All across the United States, large patches of land that sat empty for decades found a renewed sense of purpose in 2020. Drive-in movie theaters haven't held a preeminent place in American culture since the 1970s, but in the shadow of a global pandemic that has shuttered indoor movie theaters around the world, the idea of pulling up to a giant screen from the safety of your own personal automobile became far more appealing than it was at the turn of the century.
But what was it that doomed the drive-in in the first place? This is the history of the drive-in movie, the decline of the drive-in, and a look at what could be its future.
The development of the drive-in theater was less a business endeavor and more a personal mission. Outdoor movies existed all throughout the 1910s and 1920s, but the concept wouldn't be patented until 1932, when Richard M. Hollingshead Jr. applied for ownership of the exhibition format in New Jersey. Hollingshead developed ramps that would allow all cars an equally satisfactory vantage point to see the large outdoor movie screen and speakers to pump audio into cars without lags and delays.
Why did Hollingshead, a general manager at an auto parts dealer, make drive-in movies his passion project? Legend has it that it was because his mother was too large to sit in the standard movie theater seat, and he dreamed of developing a way for her to see films in the same relative comfort everyone else could enjoy. Hollingshead's first attempt at the drive-in concept was simple: putting his mother in a car and projecting a film on two bed sheets tied to a tree. His work became increasingly more sophisticated, to the point where he opened a drive-in theater in Pennsauken Township, NJ.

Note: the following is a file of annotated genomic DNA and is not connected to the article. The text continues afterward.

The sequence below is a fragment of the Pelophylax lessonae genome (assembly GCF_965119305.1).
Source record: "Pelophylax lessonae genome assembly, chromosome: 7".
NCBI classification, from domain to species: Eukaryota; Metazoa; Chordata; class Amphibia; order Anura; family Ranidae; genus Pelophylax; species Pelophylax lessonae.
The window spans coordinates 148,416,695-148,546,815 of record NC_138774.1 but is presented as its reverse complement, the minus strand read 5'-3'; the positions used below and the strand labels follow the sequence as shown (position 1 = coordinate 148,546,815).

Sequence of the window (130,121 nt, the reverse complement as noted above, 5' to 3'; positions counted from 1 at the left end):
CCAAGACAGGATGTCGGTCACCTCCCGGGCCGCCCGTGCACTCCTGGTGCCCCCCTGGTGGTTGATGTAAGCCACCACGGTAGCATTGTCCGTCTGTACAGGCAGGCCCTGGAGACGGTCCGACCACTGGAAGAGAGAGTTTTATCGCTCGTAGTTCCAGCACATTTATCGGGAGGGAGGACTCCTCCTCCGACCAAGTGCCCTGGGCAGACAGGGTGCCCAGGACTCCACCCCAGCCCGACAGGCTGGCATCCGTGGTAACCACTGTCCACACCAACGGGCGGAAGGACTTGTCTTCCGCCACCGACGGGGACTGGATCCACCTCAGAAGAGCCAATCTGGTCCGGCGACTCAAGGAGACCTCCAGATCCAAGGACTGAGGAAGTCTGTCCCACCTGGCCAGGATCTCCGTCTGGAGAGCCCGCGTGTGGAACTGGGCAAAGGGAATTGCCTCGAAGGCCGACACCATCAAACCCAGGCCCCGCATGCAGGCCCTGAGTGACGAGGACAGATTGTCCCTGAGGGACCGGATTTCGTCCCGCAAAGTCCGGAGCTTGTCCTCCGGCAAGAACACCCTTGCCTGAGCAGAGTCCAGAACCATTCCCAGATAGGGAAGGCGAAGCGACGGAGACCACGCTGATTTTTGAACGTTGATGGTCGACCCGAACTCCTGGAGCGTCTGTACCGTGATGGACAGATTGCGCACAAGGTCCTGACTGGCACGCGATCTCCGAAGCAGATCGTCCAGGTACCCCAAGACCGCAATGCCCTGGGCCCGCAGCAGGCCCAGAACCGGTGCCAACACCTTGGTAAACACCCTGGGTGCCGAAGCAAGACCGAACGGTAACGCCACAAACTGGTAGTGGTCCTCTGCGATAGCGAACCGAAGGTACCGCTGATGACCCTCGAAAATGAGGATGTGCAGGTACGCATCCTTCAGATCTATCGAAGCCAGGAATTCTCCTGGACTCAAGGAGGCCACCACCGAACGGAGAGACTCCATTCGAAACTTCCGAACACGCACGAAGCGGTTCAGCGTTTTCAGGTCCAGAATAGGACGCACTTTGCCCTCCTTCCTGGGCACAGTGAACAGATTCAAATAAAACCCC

As talking pictures took over Hollywood, audio issues had to be solved. Hollingshead's early attempts at drive-ins had speakers mounted in front of the screen, but this made it difficult for patrons further back in the venue to hear the movie thanks to decreased sound clarity and the relatively slow speed it took the sound to travel compared to the light of the projection.
In 1941, RCA developed in-car speakers to remedy this issue. Later on, audio tracks broadcast over radio frequencies made the task of syncing sound for everyone, regardless of distance from the screen, a possibility. All you'd have to do is tune in to the correct station to hear a broadcast of the sound for the movie being shown that night. From there, the drive-in concept took off, giving 20th-century Americans a convenient night on the town.
Attendance still lagged behind traditional movie theaters, and Hollingshead was forced to sell his first drive-in in 1936, only three years after he opened. Societal and economic conditions contributed to the difficulty of drive-ins catching on. Automobile usage was a luxury thanks to the onset of the Great Depression and the eventual resource rationing of WWII. Metal, rubber, and other elements of the automobile were needed for the army, which meant auto manufacturing plants were repurposed for military application. Civilian production of cars ended in 1942 and would not resume until 1945.